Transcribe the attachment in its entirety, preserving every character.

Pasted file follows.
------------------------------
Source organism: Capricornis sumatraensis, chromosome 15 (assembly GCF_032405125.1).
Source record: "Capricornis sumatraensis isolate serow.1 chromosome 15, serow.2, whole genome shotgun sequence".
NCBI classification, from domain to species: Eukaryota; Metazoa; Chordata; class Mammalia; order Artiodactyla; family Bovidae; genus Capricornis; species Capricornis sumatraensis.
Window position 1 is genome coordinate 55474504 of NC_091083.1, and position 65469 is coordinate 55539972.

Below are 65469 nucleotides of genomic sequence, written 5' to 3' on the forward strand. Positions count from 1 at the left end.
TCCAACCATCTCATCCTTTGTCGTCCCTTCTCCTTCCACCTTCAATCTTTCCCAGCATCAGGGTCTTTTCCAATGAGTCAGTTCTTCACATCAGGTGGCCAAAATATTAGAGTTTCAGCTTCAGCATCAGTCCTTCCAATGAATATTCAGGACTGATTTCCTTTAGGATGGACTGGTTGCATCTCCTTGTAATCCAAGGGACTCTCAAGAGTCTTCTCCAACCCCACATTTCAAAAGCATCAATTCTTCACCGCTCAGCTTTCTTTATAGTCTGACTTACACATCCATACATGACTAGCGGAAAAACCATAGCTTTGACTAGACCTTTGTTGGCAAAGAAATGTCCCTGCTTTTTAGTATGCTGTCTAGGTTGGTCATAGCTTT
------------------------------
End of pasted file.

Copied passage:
Source organism: Capricornis sumatraensis, chromosome 15 (assembly GCF_032405125.1).
Source record: "Capricornis sumatraensis isolate serow.1 chromosome 15, serow.2, whole genome shotgun sequence".
NCBI classification, from domain to species: Eukaryota; Metazoa; Chordata; class Mammalia; order Artiodactyla; family Bovidae; genus Capricornis; species Capricornis sumatraensis.
Window position 1 is genome coordinate 55474504 of NC_091083.1, and position 65469 is coordinate 55539972.

Below are 65469 nucleotides of genomic sequence, written 5' to 3' on the forward strand. Positions count from 1 at the left end.
TCCAACCATCTCATCCTTTGTCGTCCCTTCTCCTTCCACCTTCAATCTTTCCCAGCATCAGGGTCTTTTCCAATGAGTCAGTTCTTCACATCAGGTGGCCAAAATATTAGAGTTTCAGCTTCAGCATCAGTCCTTCCAATGAATATTCAGGACTGATTTCCTTTAGGATGGACTGGTTGCATCTCCTTGTAATCCAAGGGACTCTCAAGAGTCTTCTCCAACCCCACATTTCAAAAGCATCAATTCTTCACCGCTCAGCTTTCTTTATAGTCTGACTTACACATCCATACATGACTAGCGGAAAAACCATAGCTTTGACTAGACCTTTGTTGGCAAAGAAATGTCCCTGCTTTTTAGTATGCTGTCTAGGTTGGTCATAGCTTT